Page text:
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Union criticises retail boss over antivax email sent to staff

The owner of the Kärkkäinen department store chain sent an anti-vaccine message to employees, calling on them not to get vaccinated.

The department store chain was founded by Juha Kärkkäinen in Ylivieska, and now also has outlets in Jyväskylä, Lahti, Oulu and Ii. Image: Juha-Petri Koponen/Yle

Juha Kärkkäinen, owner of the Kärkkäinen chain of department stores, has called on the company's employees not to take the coronavirus vaccine.

"I urged them to watch the videos and links and to refuse the jab," Kärkkäinen confirmed to Yle on Thursday.

Kärkkäinen's message to employees was sent through the company's internal communication system, tabloid Iltalehti reported, in which he claimed that Covid vaccines are dangerous and lead to harmful side effects.

The Finnish Medicines Agency Fimea said that it had received about 11,000 reports of side effects related to coronavirus vaccines by last week, by which time over six million doses of the vaccine had been administered across the country.

Labour Law Professor Seppo Koskinen told Yle that the law does not expressly forbid an employer from disseminating anti-vaccine information to employees, as long as the employer does not urge anyone to commit an illegal act.

"The employer also has freedom of speech. However, I do not recommend any employer to act like Kärkkäinen," Koskinen said.

Employer's obligation to provide a safe working environment

Although there is no provision in Finnish law preventing an employer from spreading anti-vaccine information within the company, doing so is a violation of the employer's responsibility to employees, according to Erika Kähärä of services workers' union PAM.

"The employer has a responsibility for occupational safety and health. It is against the spirit of the employer's obligation to even call for the vaccine not to be taken," Kähärä said.

In practice, this responsibility for safety means that the employer must assess risks to employees, such as that posed by a possible coronavirus infection. If the worker is considered to be at-risk, their tasks and duties could be altered, Koskinen cites as an example.

Kärkkäinen told Yle that he does not know the vaccination situation of all of his employees, but the department stores do have similar precautions in place as in other stores, such as hand disinfectant stations at entry points.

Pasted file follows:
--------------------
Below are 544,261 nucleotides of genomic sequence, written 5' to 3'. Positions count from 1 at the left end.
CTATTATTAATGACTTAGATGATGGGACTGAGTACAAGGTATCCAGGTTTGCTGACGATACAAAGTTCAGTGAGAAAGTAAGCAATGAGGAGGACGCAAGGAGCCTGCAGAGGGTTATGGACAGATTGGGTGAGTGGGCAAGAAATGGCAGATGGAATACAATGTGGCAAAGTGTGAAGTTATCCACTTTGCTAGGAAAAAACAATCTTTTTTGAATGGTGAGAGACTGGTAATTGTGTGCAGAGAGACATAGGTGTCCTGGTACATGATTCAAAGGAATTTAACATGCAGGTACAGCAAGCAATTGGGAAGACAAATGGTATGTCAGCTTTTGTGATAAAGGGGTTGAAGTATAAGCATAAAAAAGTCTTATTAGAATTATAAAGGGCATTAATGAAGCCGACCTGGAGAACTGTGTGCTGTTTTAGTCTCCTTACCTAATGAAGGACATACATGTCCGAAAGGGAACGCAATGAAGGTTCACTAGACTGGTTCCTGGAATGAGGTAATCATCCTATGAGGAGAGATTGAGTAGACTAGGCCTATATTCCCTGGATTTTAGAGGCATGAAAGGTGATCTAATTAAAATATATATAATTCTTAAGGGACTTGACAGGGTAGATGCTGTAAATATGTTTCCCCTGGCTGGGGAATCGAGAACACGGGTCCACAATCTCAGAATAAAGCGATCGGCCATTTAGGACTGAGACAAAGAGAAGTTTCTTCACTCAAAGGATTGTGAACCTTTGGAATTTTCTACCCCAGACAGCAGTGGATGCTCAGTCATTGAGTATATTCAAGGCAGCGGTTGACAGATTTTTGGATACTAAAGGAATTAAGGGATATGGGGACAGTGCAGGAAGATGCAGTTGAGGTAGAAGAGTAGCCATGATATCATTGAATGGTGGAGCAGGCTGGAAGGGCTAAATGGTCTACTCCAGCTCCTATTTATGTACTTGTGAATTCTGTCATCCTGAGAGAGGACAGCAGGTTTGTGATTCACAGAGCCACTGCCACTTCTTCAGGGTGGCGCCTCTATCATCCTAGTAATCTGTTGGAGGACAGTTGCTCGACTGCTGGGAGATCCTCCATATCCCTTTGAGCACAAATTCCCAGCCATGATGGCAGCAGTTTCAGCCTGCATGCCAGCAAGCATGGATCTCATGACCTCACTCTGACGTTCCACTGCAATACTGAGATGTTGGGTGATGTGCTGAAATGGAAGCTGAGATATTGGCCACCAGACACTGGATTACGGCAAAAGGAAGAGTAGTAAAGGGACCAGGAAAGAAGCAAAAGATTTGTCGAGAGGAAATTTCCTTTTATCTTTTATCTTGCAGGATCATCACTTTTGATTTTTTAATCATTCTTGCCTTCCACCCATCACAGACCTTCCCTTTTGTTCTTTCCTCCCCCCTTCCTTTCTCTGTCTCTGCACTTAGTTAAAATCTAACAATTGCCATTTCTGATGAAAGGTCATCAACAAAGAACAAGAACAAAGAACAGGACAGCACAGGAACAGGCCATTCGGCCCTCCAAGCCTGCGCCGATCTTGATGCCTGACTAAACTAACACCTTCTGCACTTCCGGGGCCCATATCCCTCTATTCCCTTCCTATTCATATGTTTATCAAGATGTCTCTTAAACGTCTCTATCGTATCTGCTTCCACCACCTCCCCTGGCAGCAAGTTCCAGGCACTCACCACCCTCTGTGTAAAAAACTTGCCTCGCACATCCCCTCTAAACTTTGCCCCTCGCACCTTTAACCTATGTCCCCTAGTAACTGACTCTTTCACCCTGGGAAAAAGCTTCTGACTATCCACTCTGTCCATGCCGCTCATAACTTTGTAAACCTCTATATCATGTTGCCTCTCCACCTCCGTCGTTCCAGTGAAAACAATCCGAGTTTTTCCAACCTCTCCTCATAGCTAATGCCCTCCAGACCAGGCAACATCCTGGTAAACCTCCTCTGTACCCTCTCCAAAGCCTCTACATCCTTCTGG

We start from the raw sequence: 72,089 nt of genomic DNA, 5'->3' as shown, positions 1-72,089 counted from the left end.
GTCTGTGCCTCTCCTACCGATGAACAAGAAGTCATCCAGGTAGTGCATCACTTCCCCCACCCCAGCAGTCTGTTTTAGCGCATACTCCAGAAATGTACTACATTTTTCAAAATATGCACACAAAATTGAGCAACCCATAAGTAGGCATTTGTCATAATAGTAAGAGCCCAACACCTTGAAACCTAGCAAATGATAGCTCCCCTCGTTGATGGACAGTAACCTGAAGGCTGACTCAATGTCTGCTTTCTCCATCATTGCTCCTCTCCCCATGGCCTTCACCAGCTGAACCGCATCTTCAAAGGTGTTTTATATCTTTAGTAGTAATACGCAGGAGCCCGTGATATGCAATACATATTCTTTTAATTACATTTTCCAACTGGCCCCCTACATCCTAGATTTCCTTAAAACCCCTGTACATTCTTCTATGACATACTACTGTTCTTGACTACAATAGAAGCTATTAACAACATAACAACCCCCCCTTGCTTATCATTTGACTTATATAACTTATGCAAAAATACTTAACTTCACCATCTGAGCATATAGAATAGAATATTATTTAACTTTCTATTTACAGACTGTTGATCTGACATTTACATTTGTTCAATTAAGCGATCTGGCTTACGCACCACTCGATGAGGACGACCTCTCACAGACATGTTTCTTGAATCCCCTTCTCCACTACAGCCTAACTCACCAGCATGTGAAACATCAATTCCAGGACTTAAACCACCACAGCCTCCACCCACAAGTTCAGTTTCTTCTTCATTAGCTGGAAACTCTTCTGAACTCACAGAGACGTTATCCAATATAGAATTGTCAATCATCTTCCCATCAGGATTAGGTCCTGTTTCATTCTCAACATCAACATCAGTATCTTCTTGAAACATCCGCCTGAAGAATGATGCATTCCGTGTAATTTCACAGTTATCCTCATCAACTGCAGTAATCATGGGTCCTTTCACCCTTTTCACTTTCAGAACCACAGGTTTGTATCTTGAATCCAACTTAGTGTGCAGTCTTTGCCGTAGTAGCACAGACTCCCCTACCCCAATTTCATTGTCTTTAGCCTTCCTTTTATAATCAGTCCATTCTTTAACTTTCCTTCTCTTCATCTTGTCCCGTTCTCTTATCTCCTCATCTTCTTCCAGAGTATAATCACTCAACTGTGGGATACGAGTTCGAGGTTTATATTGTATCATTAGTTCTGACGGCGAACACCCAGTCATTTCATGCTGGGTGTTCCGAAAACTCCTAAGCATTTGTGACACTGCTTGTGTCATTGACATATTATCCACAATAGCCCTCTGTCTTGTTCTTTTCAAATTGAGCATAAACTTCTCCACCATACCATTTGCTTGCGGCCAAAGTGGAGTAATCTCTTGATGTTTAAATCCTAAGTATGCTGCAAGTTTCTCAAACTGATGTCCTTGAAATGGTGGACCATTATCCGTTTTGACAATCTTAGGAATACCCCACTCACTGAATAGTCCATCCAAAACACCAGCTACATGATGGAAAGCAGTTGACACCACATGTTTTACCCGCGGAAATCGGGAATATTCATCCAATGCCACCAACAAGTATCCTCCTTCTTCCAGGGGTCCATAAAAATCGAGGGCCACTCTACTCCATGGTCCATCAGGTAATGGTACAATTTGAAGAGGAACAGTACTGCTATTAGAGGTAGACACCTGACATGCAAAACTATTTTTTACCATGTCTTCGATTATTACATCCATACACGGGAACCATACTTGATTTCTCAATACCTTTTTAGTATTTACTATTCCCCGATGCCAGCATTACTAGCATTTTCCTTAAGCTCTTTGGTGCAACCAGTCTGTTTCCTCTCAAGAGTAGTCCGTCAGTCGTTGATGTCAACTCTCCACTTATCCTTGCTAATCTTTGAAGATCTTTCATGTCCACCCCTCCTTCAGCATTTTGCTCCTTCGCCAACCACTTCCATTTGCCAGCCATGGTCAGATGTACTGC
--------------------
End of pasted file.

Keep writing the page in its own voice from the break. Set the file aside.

"We do not put pressure on people about vaccines or masks," he said.

Call for more guidance from authorities

Koskinen advised Kärkkäinen to review issues related to health, safety and vaccinations with an external party, such as an occupational health specialist.

"In my opinion, the situations related to coronavirus are such that the employer should consult an expert if their own knowledge of the subject is not enough," Koskinen said, an opinion echoed by PAM specialist Kähärä.

Koskinen also called for more guidance to be provided by authorities, such as from the Office of the Data Protection Ombudsman, which could advise on the processing of personal data within the workplace, for example in relation to health or vaccination information.

"Here, guidelines should be drawn up for employers on what to ask about taking the vaccine and what to not ask. This way, employers would not have to settle things in their own way," Koskinen said.

Far-right links, anti-semitic views

However, Kärkkäinen told Yle that, in his view, he is protecting his employees by providing them with the anti-vaccine information.

"I am so socially responsible that I call for more research into this matter and for consideration to also be given to taking the vaccine," Kärkkäinen said.

The retail magnate has previously made headlines because of his strong links to far-right groups, the publishing of anti-semitic texts in freesheet newspapers and a conviction for agitation against an ethnic group.